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Boundary police and social innovation

We recently read this on a social innovation LinkedIn group: “I prefer to draw tight boundaries around social innovation, and treat it as a rare and discreet socially-generated phenomenon that is highly valuable precisely because of its rarity”.

Is this ‘border protection’ of ‘mainland’ social innovation necessary or indeed possible?

Can any individual draw a ‘tight boundary’ around a ‘social’ phenomenon or ‘social’ movement?

History is full of individuals who attempted to cage all types of social movements and innovations. But can it really be achieved?

The evidence suggests otherwise. A small trawl through history will reveal time and time again that social innovation and social movements (they are close friends) cannot be contained – even by dictators and tyrants.

History is also full of individuals and groups who wish to own and protect their fundamentalist beliefs and convictions. They do this by drawing tight boundaries around ‘correctness’ and ‘appropriateness’.

The problem with innovation – including social innovation – is that it can bubble up within any community, utilising the inherent skills within that community and external ‘animateurs’ (a ‘community organising’ term) to create social innovation in a manner that cannot be contained by ‘definitions’ or ‘words’.

Social innovation is indeed a socially generated phenomenon and the members of that ‘social group’ can come from anywhere because ‘society’ in a democracy is a porous and open space. In an open and free society, all are welcome to participate in innovations that make the world a better place and generate positive social outcomes for all.

While an academic view (a paper-based view of social change and social innovation) may want to pencil in boundaries and put fences around social innovation, the social phenomena of innovation and change pays scant attention to such prescriptions.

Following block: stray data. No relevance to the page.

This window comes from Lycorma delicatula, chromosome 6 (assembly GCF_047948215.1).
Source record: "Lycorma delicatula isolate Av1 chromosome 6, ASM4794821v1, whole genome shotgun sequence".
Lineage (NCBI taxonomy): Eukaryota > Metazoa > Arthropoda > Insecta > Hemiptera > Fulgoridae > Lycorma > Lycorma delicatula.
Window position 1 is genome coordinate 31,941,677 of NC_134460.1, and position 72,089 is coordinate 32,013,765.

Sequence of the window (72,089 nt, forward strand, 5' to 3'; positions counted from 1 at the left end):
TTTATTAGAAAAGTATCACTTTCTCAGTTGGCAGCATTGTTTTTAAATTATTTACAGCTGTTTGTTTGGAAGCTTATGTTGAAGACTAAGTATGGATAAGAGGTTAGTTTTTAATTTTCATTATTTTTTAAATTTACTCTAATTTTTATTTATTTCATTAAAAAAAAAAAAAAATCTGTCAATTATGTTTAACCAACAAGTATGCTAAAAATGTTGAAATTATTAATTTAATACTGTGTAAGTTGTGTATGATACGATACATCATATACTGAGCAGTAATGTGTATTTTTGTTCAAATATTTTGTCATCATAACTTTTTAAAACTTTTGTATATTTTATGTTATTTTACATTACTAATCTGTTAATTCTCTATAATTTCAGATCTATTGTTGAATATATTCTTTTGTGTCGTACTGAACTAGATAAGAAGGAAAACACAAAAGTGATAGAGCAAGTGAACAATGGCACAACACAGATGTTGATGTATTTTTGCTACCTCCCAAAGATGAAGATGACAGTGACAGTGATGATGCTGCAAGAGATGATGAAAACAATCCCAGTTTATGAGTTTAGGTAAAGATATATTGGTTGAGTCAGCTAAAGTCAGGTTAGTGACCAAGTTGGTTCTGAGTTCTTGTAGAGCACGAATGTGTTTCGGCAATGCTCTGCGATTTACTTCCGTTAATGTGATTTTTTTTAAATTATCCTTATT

Get a group of like-minded people together who are empowered to change theirs and others own circumstances (no matter what their social location or description) and their energy alone will erase all such penciled in boundaries.

When black swans were first encountered in the southern hemisphere, the academics, researchers and ‘border police’ in the northern hemisphere refused to accept they were swans because according to their definitions, swans could only be white.

Our experience of social innovation is that it bubbles up and occurs with little regard to tight boundaries that attempt to stifle it. It is, and should be, free to move without being policed and is most sustainable when it is inclusive of all types of people and professions.

Social innovation, and indeed innovation of any type, is often an affront to those who seek to police its boundaries and inhibit its creativity.

We encourage and initiate social innovation in all formats with all types of people and professions, so that together we can co-create social change for a more just world.

We would love to hear about social innovations that you’ve initiated – do you have success stories to share?

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